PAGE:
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DR site built with energy efficiency in mind

Rather than replicate between three primary data centers, RightNow Technologies dedicated a site to disaster recovery using energy efficient AMD Opteron-based servers.

RightNow Technologies Inc., a provider of hosted customer relationship management (CRM) software, announced it has built a new energy-efficient data center using servers from Rackable Systems Inc. using low-power chips from Advanced Micro Devices Inc. (AMD).

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The Montana-based company sells its CRM software online and hosts the software for 90% of its 1,800 customers. Tremendous growth over the past 10 years signaled the need for a remote backup data center, said Thomas Jinneman, IT director at RightNow.

Previously, the company ensured disaster recovery (DR) by replicating between two primary U.S. data centers using MySQL replication, NFS and Network Appliance Inc.'s (NetApp) SnapMirror software.

The company also has data centers in California, New Jersey and England.

"The problem our disaster recovery plan had run into was that our existing data centers were running low on power and space, so we decided to open a new data center specifically for disaster recovery," Jinneman said. "Our previous disaster recovery plan wasn't adequate for our growth rate -- we've seen 40% to 50% growth in the U.S. and we have a strong European market to support."

The company chose Chicago for the backup location because the location is somewhat centralized, collocating at a facility operated by Savvis Inc., an IT infrastructure services business. The cost of power in Chicago is also about half what it pays for a data center of similar size in California. RightNow pays $30,000 per month for power in California and about half that in Chicago, Jinneman said.

Clean and green servers

For its servers, RightNow selected Rackable Systems Inc.'s DC-powered Scale Out Series servers, built for density with back-to-back mounting. The company also chose Rackable servers over the competition because of perceived benefits, like power efficiency and ease of delivery, Jinneman said.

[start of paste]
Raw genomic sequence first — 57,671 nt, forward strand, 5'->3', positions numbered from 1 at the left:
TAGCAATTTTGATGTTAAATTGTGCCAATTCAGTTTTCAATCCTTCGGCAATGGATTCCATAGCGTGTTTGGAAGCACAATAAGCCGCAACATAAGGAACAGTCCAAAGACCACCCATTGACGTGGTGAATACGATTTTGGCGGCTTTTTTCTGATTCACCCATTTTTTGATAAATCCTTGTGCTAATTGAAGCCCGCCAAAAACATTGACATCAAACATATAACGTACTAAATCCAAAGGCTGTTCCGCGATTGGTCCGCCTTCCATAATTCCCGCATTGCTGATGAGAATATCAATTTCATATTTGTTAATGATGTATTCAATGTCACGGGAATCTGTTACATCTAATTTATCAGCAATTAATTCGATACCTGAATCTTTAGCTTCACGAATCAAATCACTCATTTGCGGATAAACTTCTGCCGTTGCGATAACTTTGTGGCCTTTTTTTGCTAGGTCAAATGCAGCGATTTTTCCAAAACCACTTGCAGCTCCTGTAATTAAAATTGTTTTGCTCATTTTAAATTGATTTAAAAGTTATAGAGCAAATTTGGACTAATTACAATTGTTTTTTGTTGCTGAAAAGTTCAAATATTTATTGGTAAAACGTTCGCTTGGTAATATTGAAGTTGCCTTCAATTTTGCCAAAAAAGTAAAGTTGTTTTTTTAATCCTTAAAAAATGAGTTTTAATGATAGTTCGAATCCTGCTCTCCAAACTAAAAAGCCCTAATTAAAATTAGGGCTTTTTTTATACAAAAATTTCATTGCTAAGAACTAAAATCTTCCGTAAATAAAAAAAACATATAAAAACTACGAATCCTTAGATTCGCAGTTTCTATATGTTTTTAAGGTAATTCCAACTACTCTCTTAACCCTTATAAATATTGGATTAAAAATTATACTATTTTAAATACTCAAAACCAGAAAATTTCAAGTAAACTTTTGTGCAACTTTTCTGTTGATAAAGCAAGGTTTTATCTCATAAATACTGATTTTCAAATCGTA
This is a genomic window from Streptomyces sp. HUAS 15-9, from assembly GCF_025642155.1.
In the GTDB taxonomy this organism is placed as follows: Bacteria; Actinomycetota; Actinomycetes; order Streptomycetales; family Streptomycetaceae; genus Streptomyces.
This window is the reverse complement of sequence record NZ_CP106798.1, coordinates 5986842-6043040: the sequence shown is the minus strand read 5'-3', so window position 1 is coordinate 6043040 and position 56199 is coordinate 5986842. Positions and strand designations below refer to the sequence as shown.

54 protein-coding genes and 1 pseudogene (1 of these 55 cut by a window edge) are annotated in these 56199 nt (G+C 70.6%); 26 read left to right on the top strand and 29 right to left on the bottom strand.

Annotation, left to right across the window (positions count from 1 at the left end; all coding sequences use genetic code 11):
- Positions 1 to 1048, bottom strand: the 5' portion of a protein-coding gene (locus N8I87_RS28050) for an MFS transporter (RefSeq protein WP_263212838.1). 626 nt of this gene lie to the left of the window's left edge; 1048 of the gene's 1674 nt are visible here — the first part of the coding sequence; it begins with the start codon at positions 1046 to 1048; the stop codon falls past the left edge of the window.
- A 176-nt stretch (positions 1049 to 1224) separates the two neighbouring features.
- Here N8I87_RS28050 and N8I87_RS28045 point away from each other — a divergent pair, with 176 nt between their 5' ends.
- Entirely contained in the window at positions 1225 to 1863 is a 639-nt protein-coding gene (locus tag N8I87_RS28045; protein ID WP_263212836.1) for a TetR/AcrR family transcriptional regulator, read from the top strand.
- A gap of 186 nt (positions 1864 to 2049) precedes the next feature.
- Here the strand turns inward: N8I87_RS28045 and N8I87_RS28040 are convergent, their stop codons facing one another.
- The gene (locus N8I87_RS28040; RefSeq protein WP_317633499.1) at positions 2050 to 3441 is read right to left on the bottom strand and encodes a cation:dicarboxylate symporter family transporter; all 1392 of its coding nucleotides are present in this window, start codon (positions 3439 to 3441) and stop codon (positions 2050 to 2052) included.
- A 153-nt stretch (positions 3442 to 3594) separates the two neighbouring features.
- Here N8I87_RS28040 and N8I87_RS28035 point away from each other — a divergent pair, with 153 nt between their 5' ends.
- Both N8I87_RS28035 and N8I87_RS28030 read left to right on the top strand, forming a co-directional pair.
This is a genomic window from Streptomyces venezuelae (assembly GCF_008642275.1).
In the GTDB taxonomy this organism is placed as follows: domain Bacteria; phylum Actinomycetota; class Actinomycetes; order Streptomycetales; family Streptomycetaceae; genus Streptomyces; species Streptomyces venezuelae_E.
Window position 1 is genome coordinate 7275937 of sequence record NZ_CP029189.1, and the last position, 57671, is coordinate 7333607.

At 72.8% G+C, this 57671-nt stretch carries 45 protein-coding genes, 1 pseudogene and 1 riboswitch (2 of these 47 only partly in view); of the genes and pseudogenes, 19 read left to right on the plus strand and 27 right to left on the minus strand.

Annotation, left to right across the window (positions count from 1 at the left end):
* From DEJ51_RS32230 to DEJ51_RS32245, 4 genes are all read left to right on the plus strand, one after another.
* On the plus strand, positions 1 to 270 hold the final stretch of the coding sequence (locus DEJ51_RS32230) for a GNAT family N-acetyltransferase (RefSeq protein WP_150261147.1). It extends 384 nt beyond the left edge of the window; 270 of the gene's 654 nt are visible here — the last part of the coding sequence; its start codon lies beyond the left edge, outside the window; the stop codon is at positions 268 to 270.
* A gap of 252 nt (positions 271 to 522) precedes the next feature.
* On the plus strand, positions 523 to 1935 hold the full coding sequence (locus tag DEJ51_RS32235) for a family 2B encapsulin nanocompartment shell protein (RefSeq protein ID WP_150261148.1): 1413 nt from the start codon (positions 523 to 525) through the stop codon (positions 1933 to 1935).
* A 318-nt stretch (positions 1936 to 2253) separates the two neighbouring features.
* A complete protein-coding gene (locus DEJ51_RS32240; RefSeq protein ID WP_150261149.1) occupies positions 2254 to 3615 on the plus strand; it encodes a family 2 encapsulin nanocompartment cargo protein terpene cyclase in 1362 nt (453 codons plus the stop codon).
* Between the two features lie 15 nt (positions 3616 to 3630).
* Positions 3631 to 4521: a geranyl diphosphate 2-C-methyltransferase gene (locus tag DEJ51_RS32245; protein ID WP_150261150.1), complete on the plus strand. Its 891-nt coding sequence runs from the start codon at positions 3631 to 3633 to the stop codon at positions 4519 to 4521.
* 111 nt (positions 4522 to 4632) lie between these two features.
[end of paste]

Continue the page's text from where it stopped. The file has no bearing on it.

"We really wanted something clean and green -- well, as green as racks of power-sucking servers can get," Jinneman said. "We had talked with others in the industry and seen several Rackable deployments, so we decided to give them a call … We evaluated them on price and performance and long-term power requirements, and Rackable stood out as a good alternative."

In addition, Rackable offers all of its servers in DC power, which RightNow expects to cut 25% off monthly power costs. That savings was a key factor during its procurement process.

RightNow also chose low-power AMD Opteron processor over Intel-based servers to keep power costs low, and reduce heat and cooling requirements, Jinneman said.

Deploying servers based on DC power does have its pitfalls, Jinneman said. Users thinking of deploying them should work with their data center provider when installing a rack of AC to DC rectifiers, as not all data centers will let you install these, Jinneman said. You may also get a bigger bang for the buck if you feed them three phase 208v power instead of the single phase power that RightNow used, although the company is still happy with the outcome, he said.

Rackable racked and cabled

The ease of delivery and installation turned out to be a huge plus, as well. RightNow was able to order racks and have them delivered already racked and cabled, so the racks were simply wheeled out of the truck and plugged them in. RightNow deployed 100 Rackable Systems rack-mount servers.

In terms of server deployments, RightNow's rollout went very smoothly. RightNow's networking vendor took a bit more time than expected to deliver the network switches, but once those came in, things fell together fairly quickly, Jinneman said.

"We used PXE boot to load the OS on the 100 servers nearly hands free in a matter of a few hours, this definitely set a new record for us," Jinneman said.

Let us know what you think about the story; e-mail: Bridget Botelho, News Writer

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